Shugo Nanabayashi

Born in Tokyo in 1984, Shugo was raised by parents who practiced macrobiotics. From elementary school to university graduation, he brought brown rice bento lunches to school.
At the age of 15, Shugo became interested in macrobiotic food and began incorporating its principles into his life.
After completing a Master’s degree in business management, he joined the Japan CI Association and worked in magazine editing, learning about macrobiotics around the world.
Along with Yasuhiko Katsumata, the President of the Japan CI Association, and Tomoo Takakuwa, the current director of the Sakurazawa Research Center, Shugo helped establish the Sakurazawa Research Center and worked to organize Sakurazawa’s materials. After transferring to Ohsawa Japan, he mainly engaged in trade operations and worked as a intermediator for macrobiotics with oversea countries.
In 2011, following the Great East Japan Earthquake and the nuclear contamination crisis, Shugo worked to propose a solution to the issue using the approach of macrobiotics. This led to the publication of “Cool Fusion” (Low-Energy Nuclear Transmutation) by Edward Esko and Alex Jack of the American Kushi Institute. In response, he translated and published a Japanese version of the book from AMA Japan, which his father was responsible for. read more…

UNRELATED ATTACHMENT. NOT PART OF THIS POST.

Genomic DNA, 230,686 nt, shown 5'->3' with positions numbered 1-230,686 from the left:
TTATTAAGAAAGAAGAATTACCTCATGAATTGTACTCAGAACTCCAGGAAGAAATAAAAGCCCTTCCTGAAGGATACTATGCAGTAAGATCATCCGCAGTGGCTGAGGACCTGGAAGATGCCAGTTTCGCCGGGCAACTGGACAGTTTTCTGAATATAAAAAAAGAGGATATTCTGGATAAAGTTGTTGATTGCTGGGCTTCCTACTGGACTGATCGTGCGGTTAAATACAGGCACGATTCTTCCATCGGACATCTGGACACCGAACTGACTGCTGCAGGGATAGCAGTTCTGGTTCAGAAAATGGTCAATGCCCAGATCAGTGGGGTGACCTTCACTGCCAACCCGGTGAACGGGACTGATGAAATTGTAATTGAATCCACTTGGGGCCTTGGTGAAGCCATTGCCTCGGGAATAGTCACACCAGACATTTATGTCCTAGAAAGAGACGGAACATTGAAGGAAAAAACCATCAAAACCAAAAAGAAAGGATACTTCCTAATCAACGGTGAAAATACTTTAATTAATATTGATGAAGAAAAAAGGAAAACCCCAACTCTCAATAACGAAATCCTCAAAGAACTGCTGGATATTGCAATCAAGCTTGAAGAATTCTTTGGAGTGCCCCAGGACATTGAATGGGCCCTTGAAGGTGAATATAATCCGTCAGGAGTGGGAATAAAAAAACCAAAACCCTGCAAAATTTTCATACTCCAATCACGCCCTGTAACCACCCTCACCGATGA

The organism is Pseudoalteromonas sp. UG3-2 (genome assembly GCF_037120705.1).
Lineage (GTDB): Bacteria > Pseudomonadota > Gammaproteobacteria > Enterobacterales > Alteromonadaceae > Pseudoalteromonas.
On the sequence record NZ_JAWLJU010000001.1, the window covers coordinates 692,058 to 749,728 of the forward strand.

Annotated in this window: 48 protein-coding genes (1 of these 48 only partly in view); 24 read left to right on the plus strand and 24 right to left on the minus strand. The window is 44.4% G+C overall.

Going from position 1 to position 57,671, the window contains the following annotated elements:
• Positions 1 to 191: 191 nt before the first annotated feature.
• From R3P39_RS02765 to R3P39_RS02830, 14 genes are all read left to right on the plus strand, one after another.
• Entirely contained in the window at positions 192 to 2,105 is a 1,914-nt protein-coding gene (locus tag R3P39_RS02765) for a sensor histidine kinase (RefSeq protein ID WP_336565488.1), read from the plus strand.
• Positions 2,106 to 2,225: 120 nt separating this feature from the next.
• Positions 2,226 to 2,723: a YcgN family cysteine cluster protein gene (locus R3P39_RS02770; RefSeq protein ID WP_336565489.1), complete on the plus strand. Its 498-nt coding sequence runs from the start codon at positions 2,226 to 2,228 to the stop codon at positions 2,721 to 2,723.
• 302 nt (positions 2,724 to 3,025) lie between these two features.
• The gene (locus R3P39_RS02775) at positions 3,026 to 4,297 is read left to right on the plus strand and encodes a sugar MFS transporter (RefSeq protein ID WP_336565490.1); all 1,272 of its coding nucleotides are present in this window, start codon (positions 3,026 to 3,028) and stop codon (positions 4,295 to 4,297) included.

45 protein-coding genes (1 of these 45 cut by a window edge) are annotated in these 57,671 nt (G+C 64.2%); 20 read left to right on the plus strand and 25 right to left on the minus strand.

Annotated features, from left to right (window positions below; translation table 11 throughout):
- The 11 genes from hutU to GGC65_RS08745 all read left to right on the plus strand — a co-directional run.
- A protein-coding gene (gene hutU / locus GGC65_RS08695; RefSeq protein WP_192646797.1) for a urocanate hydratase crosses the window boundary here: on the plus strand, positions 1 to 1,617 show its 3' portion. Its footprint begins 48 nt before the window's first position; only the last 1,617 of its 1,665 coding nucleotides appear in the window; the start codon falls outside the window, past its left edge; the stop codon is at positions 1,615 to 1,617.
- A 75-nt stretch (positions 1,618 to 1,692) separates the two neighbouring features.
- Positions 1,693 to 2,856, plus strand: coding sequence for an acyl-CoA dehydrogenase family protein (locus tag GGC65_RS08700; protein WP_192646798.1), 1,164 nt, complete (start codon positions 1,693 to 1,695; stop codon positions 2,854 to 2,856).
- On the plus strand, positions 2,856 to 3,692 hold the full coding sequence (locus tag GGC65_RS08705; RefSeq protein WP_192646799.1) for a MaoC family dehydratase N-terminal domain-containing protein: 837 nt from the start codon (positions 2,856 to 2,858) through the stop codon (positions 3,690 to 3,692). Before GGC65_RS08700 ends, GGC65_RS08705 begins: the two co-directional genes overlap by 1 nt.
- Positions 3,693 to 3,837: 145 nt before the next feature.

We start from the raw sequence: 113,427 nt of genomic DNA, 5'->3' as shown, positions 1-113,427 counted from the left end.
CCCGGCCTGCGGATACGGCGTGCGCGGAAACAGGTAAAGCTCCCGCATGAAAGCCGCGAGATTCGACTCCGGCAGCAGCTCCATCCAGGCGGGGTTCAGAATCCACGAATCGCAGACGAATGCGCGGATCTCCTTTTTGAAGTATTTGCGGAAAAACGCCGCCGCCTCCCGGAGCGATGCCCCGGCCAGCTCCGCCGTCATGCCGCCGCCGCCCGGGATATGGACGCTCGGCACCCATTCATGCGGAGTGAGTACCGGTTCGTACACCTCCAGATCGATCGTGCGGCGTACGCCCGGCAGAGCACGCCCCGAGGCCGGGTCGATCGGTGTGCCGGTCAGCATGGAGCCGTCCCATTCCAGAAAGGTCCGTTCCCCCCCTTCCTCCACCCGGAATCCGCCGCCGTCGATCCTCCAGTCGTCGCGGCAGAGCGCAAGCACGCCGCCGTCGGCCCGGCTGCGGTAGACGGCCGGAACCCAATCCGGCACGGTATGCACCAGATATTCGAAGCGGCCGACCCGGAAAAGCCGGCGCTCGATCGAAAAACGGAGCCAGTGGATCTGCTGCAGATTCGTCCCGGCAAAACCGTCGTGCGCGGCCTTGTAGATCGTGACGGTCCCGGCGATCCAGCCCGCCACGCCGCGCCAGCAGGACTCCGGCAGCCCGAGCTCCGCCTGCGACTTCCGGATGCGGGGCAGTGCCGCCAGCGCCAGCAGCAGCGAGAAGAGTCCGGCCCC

Minaka Nagai

When Minaka was a junior high school student, she came across the Musou Principle, a form of diet by Hideo Omori, through her mother. She stopped eating animal products when she was in high school and went on a completely grain and vegetable based diet in the year 2000 when she became pregnant with her first daughter. read more…

Deco Nakajima

Deco encountered Macrobiotics at the age of 16 and started learning it passion when she was 25.
In 1986, she starts holding cooking classes at her house. She became a mother of two sons and three daughters through two marriages, and her cooking instructions based on her experience raising five children has inspired and gained trust from many mothers.
In 1999, she opened “Brown’s Field”, an old house with a farm in Isumi city, Chiba Prefecture. This space that she created aims for a sustainable and self-sufficient life with young people from all over the world. Inside of Brown’s Field, a weekend cafe “Rice Terrace” overlooking the countryside, an event accommodation “Sagrada Kominka”, and a natural auberge “Ji Ji No Ie” were opened.
In 2016, Deco started up BF Books and published a book called “The Round Table of Brown’s Field.” She currently lives with her children, grandchildren, and staff members of usually 10 people who supports her in planning and managing sustainable schools, various events, and workshops. She also works as a cooking instructor, and is the author of many books including cookbooks and essays. read more…